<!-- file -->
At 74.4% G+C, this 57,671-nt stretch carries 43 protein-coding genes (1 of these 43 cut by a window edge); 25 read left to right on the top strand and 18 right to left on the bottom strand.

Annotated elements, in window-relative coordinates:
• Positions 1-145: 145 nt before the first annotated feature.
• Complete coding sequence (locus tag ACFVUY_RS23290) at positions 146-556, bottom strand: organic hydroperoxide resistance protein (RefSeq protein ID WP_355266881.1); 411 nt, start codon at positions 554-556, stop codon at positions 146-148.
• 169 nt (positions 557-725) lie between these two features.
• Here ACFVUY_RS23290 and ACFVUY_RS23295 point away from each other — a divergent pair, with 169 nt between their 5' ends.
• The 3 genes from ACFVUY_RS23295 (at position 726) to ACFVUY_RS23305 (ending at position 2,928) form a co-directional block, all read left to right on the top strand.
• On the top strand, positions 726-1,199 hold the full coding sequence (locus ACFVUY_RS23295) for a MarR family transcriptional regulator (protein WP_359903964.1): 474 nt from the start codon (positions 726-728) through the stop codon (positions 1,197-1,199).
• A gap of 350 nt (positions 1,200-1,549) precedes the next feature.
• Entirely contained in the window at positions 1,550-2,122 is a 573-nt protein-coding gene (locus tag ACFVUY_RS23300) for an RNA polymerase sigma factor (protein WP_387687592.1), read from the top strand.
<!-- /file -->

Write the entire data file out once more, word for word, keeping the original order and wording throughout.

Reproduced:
At 74.4% G+C, this 57,671-nt stretch carries 43 protein-coding genes (1 of these 43 cut by a window edge); 25 read left to right on the top strand and 18 right to left on the bottom strand.

Annotated elements, in window-relative coordinates:
• Positions 1-145: 145 nt before the first annotated feature.
• Complete coding sequence (locus tag ACFVUY_RS23290) at positions 146-556, bottom strand: organic hydroperoxide resistance protein (RefSeq protein ID WP_355266881.1); 411 nt, start codon at positions 554-556, stop codon at positions 146-148.
• 169 nt (positions 557-725) lie between these two features.
• Here ACFVUY_RS23290 and ACFVUY_RS23295 point away from each other — a divergent pair, with 169 nt between their 5' ends.
• The 3 genes from ACFVUY_RS23295 (at position 726) to ACFVUY_RS23305 (ending at position 2,928) form a co-directional block, all read left to right on the top strand.
• On the top strand, positions 726-1,199 hold the full coding sequence (locus ACFVUY_RS23295) for a MarR family transcriptional regulator (protein WP_359903964.1): 474 nt from the start codon (positions 726-728) through the stop codon (positions 1,197-1,199).
• A gap of 350 nt (positions 1,200-1,549) precedes the next feature.
• Entirely contained in the window at positions 1,550-2,122 is a 573-nt protein-coding gene (locus tag ACFVUY_RS23300) for an RNA polymerase sigma factor (protein WP_387687592.1), read from the top strand.